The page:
It is formed by melting mixtures of various inorganic substances and cooling them in a way that prevents crystallization—the molecules do not, as with most solids such as metals, arrange themselves in regular crystalline patterns. It is in fact more accurate to speak of glass as a rigid liquid than a solid. The basic ingredients of common or soda-lime glass are sand (15 parts), soda ash (5 parts) and lime (4 parts). Instead of sand, the silica could be in the form of quartz or crushed flint. In pre-industrial eras the alkali was provided by the ash of certain plants, fern being particularly preferred.
Primitive man sometimes fashioned naturally occurring glasses such as obsidian, a glassy volcanic rock, into useful objects, like arrowheads. The earliest artificial glass dates from around 4000 BC in Egypt, in the form of a coloured, opaque glaze on beads. During the second millennium BC small hollow vessels could be produced by core moulding. A clay core was covered in successive layers of molten glass and the core scraped or washed out. During the first century BC came one of the technological breakthroughs of the ancient world, the invention of the blowing iron. This made possible the art of glassblowing, either free or into a mould. The art spread rapidly through the Roman Empire and, with tools for decorating the surface of the glass and materials for colouring it, a wide variety of useful and often beautiful ware was produced. In essentials the techniques employed have survived throughout the period of hand-made glass even to this day.
After the collapse of the Roman Empire the tradition of glass-making in its most sophisticated form survived in the Near East and later in Islam. In Europe during the so-called Dark Ages, the tradition remained alive in a simpler form. The compilation of c. 1100 by the German monk Theophilus of Essen, Schedula diversarum artium (Account of various arts), gives details of the glass-making methods in use at the time, including window glass. This was formed by blowing a vessel like a ‘long bladder’, opening it out and flattening it. It was then cut into the required sizes and shapes. Very early ecclesiastical stained glass can be seen in the churches in Ravenna, but it reached its perfection during the Middle Ages. The glory of mediaeval glass is the richness of its colouring, produced by chance combinations of impurities in the colouring materials used. These combinations have long since been lost, so the colours of mediaeval stained glass have hardly been matched.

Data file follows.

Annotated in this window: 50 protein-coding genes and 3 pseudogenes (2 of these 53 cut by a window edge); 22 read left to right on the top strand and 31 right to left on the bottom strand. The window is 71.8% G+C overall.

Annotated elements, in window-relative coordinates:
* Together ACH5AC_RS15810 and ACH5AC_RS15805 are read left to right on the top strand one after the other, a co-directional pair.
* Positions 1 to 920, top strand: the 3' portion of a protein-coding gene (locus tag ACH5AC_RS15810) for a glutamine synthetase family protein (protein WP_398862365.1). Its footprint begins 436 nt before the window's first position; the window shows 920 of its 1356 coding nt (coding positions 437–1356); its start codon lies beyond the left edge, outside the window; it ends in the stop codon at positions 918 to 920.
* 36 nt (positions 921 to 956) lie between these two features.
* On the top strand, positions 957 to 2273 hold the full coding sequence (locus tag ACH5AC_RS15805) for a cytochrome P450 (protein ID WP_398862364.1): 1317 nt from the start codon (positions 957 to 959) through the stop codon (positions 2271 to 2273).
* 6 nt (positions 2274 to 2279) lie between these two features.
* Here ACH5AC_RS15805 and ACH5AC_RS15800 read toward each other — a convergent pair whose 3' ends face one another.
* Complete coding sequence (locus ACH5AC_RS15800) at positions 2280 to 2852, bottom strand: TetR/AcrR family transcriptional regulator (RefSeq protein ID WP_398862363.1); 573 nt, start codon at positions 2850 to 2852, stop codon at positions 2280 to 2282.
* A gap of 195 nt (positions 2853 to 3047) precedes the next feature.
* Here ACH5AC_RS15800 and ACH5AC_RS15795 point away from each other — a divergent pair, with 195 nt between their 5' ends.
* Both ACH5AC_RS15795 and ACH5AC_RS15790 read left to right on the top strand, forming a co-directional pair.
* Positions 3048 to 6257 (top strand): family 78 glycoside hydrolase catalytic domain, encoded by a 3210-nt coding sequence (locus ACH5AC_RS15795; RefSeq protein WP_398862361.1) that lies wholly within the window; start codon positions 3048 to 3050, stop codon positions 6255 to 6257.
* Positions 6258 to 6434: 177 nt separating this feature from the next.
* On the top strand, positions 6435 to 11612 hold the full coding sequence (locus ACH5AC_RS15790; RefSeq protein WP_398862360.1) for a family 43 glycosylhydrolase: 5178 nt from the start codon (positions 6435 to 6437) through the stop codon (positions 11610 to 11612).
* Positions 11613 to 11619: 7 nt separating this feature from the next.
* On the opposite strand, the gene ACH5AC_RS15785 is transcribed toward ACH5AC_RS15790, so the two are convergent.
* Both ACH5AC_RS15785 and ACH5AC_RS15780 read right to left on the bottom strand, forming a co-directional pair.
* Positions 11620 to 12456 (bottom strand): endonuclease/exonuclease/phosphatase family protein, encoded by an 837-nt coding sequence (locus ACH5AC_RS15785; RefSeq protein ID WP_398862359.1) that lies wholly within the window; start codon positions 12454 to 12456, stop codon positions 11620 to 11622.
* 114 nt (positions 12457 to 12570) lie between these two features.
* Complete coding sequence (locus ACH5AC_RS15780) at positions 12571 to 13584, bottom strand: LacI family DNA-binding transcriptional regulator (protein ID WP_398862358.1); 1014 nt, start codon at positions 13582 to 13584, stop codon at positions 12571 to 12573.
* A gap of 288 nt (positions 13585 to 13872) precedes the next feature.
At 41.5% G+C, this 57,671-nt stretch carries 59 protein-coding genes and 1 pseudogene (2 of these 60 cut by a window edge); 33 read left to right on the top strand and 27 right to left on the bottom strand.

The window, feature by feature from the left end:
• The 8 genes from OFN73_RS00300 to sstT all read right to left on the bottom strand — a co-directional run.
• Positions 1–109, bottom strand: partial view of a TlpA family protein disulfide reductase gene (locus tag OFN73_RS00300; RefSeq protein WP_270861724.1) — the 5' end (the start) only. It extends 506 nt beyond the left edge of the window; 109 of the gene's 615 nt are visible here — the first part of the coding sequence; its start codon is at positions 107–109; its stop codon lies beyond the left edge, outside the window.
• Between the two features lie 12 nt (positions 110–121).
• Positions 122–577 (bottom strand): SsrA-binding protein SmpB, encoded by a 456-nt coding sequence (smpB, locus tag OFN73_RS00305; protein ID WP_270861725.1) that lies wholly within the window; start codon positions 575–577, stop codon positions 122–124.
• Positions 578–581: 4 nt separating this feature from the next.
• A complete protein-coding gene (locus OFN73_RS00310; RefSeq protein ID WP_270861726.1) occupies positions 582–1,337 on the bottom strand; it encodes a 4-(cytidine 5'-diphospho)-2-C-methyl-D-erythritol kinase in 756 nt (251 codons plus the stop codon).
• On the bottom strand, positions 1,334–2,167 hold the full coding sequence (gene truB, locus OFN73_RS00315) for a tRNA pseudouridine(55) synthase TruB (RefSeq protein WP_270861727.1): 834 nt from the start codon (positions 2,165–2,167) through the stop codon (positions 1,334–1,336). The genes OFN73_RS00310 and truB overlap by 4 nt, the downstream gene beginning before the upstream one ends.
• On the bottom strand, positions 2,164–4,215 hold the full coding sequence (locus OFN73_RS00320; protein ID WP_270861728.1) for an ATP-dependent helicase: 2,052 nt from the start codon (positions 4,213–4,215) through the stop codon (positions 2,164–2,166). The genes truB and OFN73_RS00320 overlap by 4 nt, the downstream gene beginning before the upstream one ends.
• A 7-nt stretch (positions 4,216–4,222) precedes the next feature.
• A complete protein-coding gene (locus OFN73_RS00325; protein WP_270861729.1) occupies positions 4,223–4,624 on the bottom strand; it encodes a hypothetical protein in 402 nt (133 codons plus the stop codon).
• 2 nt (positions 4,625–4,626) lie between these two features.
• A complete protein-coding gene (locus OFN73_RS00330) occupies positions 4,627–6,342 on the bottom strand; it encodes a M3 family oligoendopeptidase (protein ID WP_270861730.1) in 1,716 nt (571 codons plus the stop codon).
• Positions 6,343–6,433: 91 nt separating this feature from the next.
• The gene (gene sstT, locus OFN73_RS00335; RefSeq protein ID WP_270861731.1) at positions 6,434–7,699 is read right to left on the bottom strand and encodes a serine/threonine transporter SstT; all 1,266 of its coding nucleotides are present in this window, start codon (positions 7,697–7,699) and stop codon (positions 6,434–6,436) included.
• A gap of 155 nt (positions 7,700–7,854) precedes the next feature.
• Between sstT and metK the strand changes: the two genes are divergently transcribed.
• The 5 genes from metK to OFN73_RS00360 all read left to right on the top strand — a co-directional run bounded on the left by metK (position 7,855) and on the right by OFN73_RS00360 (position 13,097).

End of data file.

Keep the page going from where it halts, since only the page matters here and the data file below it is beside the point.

The Roman glass-making techniques were brought to Europe, possibly as a result of the Crusades, especially to Venice, where the art began to flourish during the thirteenth century. The Venetian craftsmen established themselves on the island of Murano, at first in conditions of strict secrecy; but as their ware became renowned throughout Europe, so knowledge of their materials and methods spread too. Apart from the quality and intricacy of the glass, prized above all was the cristallo, a colourless glass produced, like the Romans before them, by adding to the melt manganese dioxide, which oxidized the iron in the sand to the colourless ferric state.
The furnaces and tools in use during the sixteenth century are described and illustrated in the celebrated De re metallica of Agricola, printed in 1556. The furnaces were in two portions; in the lower the materials were melted in pots from which the glassblower gathered a ‘gob’ of molten glass on his blowing iron. The upper part was the annealing chamber, where the finished ware was allowed to cool slowly, to ease out the strains which would be caused by rapid cooling and result in breakages.
Glass-making was scattered throughout Europe, where the raw materials were to hand, but Venetian clear or ‘cristallo’ glass remained highly prized. The Worshipful Company of Glass Sellers of London commissioned one George Ravenscroft to find a recipe for a comparable glass using local materials. At first he took crushed flint as his source of silica, but this produced numerous fine cracks in the glass, known as ‘crizzling’. To overcome this defect he used increasing amounts of lead oxide and obtained a relatively soft, heavy glass with high refractive index and dispersive power. This made it amenable to deep cutting and this, with its optical properties, produced the brilliant prismatic effects of cut glass. Ravenscroft’s lead glass was patented in 1673 (it has also been called ‘flint glass’ from his original source of silica) and from it was formed the sturdy baluster ware, the later engraved Jacobite ware and the familiar cut glass.